The initial symptom is a small swelling on the eyelid. It may look like a stye. It may or may not be painful. After a few days, the lump on the eyelid often begins to harden.
A chalazion can rarely cause complications, which may include:
- Localized infection at the site of the chalazion (stye)
- Visual problems due to the chalazion pushing against and distorting the shape of the eye
A chalazion will often disappear on its own. If needed, treatment may include:
A warm compress is applied to the affected eyelid several times a day. Follow with gentle massage.
Corticosteroid is injected into the chalazion. This is done by an ophthalmologist, but is rarely required. Antibiotics may also be used if an infection (stye) develops.
An incision may be made near the chalazion to allow it to drain. The procedure is usually performed in the office with a local anesthetic. Surgery may be done if the chalazion does not respond to other treatments. It may also be considered if the chalazion is large, grows rapidly, or causes vision problems.
Eyelid hygiene can prevent the development of a chalazion:
- Always wash your hands before touching your eyes.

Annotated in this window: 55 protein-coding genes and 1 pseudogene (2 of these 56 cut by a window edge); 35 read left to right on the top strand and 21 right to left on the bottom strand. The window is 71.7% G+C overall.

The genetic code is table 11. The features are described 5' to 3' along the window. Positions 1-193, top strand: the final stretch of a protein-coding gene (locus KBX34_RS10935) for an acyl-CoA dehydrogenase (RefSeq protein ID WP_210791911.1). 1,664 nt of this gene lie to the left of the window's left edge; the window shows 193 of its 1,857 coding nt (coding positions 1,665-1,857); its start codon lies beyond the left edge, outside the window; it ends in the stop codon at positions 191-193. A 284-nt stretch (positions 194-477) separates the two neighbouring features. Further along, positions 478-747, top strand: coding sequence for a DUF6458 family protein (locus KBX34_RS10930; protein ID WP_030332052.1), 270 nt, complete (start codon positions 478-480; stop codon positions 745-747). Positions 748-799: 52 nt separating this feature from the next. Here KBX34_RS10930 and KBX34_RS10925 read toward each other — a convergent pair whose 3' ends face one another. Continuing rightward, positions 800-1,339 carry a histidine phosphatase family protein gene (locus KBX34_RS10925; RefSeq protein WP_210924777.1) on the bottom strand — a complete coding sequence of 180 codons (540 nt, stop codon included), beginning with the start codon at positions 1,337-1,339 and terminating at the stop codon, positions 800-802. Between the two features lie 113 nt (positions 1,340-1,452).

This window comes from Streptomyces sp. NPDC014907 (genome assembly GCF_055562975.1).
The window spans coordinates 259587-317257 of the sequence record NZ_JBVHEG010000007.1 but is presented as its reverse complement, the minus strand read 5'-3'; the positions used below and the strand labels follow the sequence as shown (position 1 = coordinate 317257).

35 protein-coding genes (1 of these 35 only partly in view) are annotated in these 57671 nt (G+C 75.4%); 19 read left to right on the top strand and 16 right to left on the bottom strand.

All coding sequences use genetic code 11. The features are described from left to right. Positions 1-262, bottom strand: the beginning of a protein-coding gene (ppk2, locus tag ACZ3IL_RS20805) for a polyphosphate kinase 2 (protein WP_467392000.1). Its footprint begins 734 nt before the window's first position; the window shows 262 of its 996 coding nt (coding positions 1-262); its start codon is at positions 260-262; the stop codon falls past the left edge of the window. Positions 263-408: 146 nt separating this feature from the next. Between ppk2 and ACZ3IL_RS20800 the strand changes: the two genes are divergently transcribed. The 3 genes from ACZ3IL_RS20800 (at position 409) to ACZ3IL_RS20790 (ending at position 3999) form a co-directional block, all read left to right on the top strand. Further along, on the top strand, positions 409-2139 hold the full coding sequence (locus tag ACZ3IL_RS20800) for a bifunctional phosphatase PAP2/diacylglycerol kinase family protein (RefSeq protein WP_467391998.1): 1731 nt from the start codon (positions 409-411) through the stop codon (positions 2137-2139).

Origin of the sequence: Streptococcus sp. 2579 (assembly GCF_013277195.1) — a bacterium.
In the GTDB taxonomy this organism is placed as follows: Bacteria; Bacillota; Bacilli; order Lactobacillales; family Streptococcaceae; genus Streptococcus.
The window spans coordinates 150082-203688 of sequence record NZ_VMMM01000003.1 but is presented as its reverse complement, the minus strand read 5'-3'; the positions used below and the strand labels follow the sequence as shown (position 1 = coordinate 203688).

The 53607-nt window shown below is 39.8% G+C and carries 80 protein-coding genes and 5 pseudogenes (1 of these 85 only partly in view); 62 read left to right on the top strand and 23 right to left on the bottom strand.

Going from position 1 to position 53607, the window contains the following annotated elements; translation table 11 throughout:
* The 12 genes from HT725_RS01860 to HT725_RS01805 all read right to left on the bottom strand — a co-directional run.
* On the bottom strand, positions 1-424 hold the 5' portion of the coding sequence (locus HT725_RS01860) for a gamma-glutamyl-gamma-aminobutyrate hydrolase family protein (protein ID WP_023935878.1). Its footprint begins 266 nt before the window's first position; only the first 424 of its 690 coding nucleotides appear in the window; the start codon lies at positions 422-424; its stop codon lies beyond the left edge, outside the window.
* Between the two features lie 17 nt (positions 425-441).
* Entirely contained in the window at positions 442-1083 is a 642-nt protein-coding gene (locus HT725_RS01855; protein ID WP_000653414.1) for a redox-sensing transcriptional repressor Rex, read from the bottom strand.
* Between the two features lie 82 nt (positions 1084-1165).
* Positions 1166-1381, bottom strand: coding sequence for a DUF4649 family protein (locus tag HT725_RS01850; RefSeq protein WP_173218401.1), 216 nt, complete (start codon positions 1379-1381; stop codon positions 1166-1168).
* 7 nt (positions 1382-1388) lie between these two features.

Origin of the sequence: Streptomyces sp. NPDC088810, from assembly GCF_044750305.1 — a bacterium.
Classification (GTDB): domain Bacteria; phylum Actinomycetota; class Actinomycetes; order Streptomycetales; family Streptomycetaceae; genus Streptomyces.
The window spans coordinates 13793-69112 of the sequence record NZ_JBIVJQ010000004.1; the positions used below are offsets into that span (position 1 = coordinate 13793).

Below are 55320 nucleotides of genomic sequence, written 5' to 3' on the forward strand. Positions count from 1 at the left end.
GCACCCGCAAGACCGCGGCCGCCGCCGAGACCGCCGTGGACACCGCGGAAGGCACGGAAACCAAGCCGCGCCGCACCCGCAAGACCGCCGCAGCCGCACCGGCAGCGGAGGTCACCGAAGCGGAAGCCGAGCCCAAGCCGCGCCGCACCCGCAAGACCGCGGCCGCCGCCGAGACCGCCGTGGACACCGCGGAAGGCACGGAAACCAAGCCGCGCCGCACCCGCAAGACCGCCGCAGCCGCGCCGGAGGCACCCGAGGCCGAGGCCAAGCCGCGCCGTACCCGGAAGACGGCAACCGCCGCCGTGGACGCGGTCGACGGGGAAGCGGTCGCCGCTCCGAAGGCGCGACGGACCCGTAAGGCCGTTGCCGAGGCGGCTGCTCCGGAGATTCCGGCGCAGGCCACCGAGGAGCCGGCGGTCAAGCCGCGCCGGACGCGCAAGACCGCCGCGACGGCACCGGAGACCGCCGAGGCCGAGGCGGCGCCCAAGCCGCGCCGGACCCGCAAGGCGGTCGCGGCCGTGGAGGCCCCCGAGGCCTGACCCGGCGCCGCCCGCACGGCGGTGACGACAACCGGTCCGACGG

- Always use a clean facecloth when washing your face.
- Wash your eyelids with warm water and mild soap.
- Never squeeze or poke your eye.
- Do not rub your eye.
- Make sure your contacts are clean before putting them in.
This content is reviewed regularly and is updated when new and relevant evidence is made available. This information is neither intended nor implied to be a substitute for professional medical advice. Always seek the advice of your physician or other qualified health provider prior to starting any new treatment or with questions regarding a medical condition.
Edits to original content made by Denver Health.
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American Optometric Association http://www.aoa.org
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Health Canada https://www.canada.ca
Chalazion. American Optometric Association website. Available at: http://www.aoa.org/patients-and-public/eye-and-vision-problems/glossary-of-eye-and-vision-conditions/chalazion?sso=y. Accessed December 14, 2017.
Chalazion. EBSCO DynaMed Plus website. Available at: http://www.dynamed.com/topics/dmp~AN~T115631/Chalazion . Updated March 2, 2016. Accessed December 14, 2017.
What are chalazia and styes? American Academy of Ophthalmology Eye Smart website. Available at: http://www.geteyesmart.org/eyesmart/diseases/chalazion-stye/index.cfm. Updated September 1, 2013. Accessed December 14, 2017.